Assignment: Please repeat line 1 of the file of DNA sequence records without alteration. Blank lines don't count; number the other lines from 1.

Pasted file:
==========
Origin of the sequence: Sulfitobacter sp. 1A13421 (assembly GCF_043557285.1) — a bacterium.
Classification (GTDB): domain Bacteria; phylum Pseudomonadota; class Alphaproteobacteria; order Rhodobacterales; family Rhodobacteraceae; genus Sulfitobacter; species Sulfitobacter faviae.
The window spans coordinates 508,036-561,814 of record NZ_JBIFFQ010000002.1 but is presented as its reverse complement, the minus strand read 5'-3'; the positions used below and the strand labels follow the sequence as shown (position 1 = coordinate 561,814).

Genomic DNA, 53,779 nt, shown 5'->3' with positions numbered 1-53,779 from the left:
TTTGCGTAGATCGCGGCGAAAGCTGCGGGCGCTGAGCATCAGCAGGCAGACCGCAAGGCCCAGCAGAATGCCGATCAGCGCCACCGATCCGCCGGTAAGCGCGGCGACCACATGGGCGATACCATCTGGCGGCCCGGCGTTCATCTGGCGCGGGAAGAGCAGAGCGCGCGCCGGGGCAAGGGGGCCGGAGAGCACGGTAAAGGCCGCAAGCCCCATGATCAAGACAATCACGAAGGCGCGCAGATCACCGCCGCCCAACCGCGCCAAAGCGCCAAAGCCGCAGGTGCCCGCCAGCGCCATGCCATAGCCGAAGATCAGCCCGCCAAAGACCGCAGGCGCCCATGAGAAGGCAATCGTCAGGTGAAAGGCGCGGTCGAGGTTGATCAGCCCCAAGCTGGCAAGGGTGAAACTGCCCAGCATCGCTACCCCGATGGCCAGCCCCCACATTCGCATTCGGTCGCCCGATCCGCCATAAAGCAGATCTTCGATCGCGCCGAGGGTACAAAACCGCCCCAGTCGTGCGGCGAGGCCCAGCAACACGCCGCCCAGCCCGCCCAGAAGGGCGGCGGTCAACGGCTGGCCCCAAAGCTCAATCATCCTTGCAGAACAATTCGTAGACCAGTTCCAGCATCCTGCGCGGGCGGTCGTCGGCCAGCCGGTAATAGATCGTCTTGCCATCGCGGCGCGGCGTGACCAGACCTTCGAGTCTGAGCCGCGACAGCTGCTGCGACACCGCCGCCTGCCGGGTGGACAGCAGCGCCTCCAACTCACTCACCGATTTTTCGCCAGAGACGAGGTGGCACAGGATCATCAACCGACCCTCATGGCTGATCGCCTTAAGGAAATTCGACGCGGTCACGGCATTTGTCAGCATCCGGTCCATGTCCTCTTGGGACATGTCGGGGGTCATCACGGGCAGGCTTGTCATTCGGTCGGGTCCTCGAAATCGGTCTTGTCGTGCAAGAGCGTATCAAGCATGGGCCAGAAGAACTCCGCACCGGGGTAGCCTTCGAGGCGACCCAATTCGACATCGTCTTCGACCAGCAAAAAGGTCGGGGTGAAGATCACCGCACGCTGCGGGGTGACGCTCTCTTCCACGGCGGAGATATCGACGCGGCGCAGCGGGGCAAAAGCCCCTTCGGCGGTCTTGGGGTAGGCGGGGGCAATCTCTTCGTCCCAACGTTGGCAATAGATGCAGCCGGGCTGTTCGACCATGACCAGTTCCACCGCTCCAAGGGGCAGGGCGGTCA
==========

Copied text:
Origin of the sequence: Sulfitobacter sp. 1A13421 (assembly GCF_043557285.1) — a bacterium.